|Women’s Suffrage in the UK||Women Suffrage in the USA||Parliamentary Reform|
Lillian Wald was born in Cincinnati, Ohio, on 10th March, 1867. Wald became a nurse and Inspired by the work of Jane Addams and Ellen Starr at Hull House in Chicago, she joined Mary Brewster to establish the Henry Street Settlement in New York City in 1893.
The Settlement expanded its range of services to meet the needs of the local community. This included nursing, the establishment of clubs, a savings bank, a library and vocational training for young people. By 1903 Wald was organizing 18 district nursing service centres that overall treated 4,500 patients in New York. Over the next few years Wald promoted the idea of building public playgrounds and cultural institutions in working class areas.
Wald was an active campaigner for civil rights and insisted that all Henry Street classes were racially integrated. In 1909 helped to establish the National Association for the Advancement of Coloured People. She also took part in the protests against the film Birth of a Nation that celebrated the Ku Klux Klan and its belief in white supremacy.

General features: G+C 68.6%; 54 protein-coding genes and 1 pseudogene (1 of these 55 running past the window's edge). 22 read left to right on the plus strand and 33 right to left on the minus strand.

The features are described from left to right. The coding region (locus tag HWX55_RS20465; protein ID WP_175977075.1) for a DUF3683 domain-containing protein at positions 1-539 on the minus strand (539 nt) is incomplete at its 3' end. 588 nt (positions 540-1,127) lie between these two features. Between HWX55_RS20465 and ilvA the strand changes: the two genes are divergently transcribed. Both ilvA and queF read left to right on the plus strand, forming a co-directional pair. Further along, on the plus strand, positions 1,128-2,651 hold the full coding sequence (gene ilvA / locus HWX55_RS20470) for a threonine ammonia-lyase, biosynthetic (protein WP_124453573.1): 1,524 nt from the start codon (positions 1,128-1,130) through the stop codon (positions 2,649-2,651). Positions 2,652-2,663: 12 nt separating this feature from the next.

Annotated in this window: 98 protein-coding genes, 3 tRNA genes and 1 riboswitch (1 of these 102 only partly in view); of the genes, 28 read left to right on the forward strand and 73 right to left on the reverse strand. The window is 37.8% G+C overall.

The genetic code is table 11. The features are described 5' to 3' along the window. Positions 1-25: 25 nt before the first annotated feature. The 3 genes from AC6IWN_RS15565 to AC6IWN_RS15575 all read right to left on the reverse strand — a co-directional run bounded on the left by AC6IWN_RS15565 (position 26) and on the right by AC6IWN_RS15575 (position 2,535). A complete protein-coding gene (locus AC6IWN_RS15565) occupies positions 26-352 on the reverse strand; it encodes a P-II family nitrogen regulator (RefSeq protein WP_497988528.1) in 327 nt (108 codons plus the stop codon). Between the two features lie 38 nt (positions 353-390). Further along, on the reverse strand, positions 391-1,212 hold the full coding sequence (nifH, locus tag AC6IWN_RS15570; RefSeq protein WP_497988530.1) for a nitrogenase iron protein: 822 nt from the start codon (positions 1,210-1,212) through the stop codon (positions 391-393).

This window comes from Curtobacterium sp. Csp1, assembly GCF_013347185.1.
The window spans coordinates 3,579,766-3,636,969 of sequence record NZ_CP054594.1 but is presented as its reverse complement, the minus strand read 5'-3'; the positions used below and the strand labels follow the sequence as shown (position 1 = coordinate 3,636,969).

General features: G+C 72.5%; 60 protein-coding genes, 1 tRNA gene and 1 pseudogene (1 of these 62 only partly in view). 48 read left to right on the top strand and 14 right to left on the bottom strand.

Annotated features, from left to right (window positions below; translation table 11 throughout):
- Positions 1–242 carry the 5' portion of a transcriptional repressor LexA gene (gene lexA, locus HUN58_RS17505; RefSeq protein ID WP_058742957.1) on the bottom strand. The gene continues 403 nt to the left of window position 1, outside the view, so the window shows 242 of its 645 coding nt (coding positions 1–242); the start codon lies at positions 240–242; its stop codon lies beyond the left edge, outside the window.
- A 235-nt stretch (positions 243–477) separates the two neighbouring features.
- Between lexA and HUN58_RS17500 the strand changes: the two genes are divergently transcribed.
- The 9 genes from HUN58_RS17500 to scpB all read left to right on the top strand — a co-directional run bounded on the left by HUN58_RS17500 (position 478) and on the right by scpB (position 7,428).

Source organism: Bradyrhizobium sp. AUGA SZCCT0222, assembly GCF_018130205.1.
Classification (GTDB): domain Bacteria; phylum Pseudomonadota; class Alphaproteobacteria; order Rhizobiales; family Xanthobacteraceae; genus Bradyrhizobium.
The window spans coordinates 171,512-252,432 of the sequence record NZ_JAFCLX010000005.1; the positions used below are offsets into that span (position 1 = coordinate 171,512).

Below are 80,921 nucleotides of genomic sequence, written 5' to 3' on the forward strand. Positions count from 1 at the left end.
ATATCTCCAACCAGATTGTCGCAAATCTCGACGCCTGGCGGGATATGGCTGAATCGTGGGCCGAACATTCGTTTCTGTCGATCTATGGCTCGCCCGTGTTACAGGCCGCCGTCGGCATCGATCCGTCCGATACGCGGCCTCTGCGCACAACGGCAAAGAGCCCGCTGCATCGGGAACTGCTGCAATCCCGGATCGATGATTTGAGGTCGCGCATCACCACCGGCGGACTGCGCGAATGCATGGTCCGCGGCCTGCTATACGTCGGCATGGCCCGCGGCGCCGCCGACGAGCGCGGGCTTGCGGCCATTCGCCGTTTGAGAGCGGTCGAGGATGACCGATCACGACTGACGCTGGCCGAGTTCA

A committed pacifist, Wald and Fanny Garrison Villard led a parade of 1200 women down Fifth Avenue in New York on 29th August, 1914 to protest against the First World War. Wald was also a member of the Woman's Peace Party (WPP) and after the war helped establish the Women's International League for Peace and Freedom (WILPF).
After the war Wald campaigned for socialist candidates and was closely associated with left-wing radicals such as Emma Goldman. As a result she became a target of the Red Scare campaign that took place in 1919.
Lillian Wald died in Westport, Connecticut, on 1st September, 1940.